With this in mind, I want to direct you to a passage from a book by Bruce Mamer called Film Production Technique: Creating the Accomplished Image:
Intricate moving shots are quite attractive to first-time directors. Both the time devoted to them on the set and the internal pacing of the shots themselves, however, pose significant challenges. Movement is essential to a film, but specific camera moves need to be weighed in terms of their value in the script versus the time it takes to execute them. Activity on the set slows down whenever you start moving the camera, particularly with inexperienced crews. Focus marks must be set, dolly track may need to be laid, and the movements have to be practiced. The talent must be thoroughly drilled on what the boundaries of their movements are. Lights and the microphone boom have to be carefully considered so they are not in the shot.
This is one of the fundamental albeit subtle differences between commercial features and low-budget independents. The previous example [in which a simple shot took half the day] might take a professional crew about an hour to work out and so may have been worth the time devoted to it. Independents are often stuck in the position of needing to accomplish more script pages with a less experienced crew, a primary reason why independent films do not have the production values that commercial features enjoy. The thoughtful expenditure of limited resources — human, temporal, and physical — is a fundamental aspect of successful shooting.
I wanted to quote Mamer because he writes about this topic so eloquently with thoughtful consideration. He is absolutely right when he discusses how you must consider your resources and appropriate them efficiently.
I also brought up Mamer’s quote because I want to expand on a few areas Mamer mentions (and one he doesn’t) that take time on set.
With moving shots, no matter how wide the lens is or how deep the depth-of-field, a quality camera assistant is going to grab marks. If you read my post about getting marks for dolly, you can see that this is no small task. Whenever there is a dynamic between the camera and the subject, having marks is necessary to keep a shot in focus.
How much time grabbing marks adds will depend on the experience of the camera assistant and how comfortable they are “winging it,” but marks always add time. The best camera assistants will try to minimize this process, but they also won’t be willing to roll on a take without being the most prepared they can be.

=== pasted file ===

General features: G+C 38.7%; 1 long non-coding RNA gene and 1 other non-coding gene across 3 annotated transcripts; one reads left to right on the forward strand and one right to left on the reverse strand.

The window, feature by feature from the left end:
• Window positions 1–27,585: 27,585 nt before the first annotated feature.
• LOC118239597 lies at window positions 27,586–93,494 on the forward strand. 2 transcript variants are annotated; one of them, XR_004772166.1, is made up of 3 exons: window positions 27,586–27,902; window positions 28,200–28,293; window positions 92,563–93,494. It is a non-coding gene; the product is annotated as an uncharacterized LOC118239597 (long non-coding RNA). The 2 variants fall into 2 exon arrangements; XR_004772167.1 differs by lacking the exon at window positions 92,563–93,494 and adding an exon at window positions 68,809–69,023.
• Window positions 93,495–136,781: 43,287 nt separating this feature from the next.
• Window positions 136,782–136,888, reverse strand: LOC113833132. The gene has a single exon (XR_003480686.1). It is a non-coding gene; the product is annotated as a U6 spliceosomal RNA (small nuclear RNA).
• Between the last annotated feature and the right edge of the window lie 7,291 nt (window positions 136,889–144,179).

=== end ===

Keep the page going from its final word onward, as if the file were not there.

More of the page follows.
It seems these days that rehearsals are a commodity. I soak them up as much as possible because they’re becoming more rare. With digital cinema, the footage seems so disposable that everybody rolls on everything. But as Ed Colman said, “when you are told to ‘shoot the rehearsal’ it’s not a rehearsal any more.”
Even if you are rolling on rehearsals, a camera move is going to need multiple takes to nail down the coordination between the various crew involved. The choreography for the perfect moving shot does not come without practice. Even if it’s a simple shot, a couple of quick run throughs are necessary and these all take time.
Last Minute Changes
Mamer does not mention this in his book, but it’s a problem I’ve run into multiple times on set. The dolly track is laid, the camera is set, the rehearsals finished and then I hear from behind a monitor, “Hmm. Can we punch in a bit closer?”
Suddenly all those rehearsals don’t mean anything. But it’s not just lens changes that get the last minute treatment — it can be an added aspect to the move, a repositioned camera, or new blocking for the talent. These last minute changes, while necessary sometimes, serve to set you back to square one. Those involved with the move have to wrap their heads around the new parameters.
Constant last minute changes are going to be a huge time waster on set. I’ve talked about it before on this blog — know what you want!
Time is a Valuable Resource
As any experienced filmmaker knows, time is a valuable resource on a movie set. Crews are always racing against the clock to put in a full 12 hours of work. Consider what camera movements are essential to your project within the parameters of your vision and your goals. No you shouldn’t be compromising your artistry, but as my film professor would say, “creativity is problem solving.”